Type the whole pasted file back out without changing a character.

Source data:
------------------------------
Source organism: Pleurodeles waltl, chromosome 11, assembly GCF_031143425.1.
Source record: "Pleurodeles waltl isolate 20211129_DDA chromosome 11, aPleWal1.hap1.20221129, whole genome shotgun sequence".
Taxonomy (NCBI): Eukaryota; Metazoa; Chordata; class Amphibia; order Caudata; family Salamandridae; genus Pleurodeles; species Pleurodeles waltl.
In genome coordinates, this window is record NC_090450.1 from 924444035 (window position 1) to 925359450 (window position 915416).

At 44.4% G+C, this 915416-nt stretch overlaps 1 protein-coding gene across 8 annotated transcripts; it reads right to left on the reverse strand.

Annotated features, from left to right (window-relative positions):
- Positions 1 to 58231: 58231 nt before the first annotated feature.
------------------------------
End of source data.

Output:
Source organism: Pleurodeles waltl, chromosome 11, assembly GCF_031143425.1.
Source record: "Pleurodeles waltl isolate 20211129_DDA chromosome 11, aPleWal1.hap1.20221129, whole genome shotgun sequence".
Taxonomy (NCBI): Eukaryota; Metazoa; Chordata; class Amphibia; order Caudata; family Salamandridae; genus Pleurodeles; species Pleurodeles waltl.
In genome coordinates, this window is record NC_090450.1 from 924444035 (window position 1) to 925359450 (window position 915416).

At 44.4% G+C, this 915416-nt stretch overlaps 1 protein-coding gene across 8 annotated transcripts; it reads right to left on the reverse strand.

Annotated features, from left to right (window-relative positions):
- Positions 1 to 58231: 58231 nt before the first annotated feature.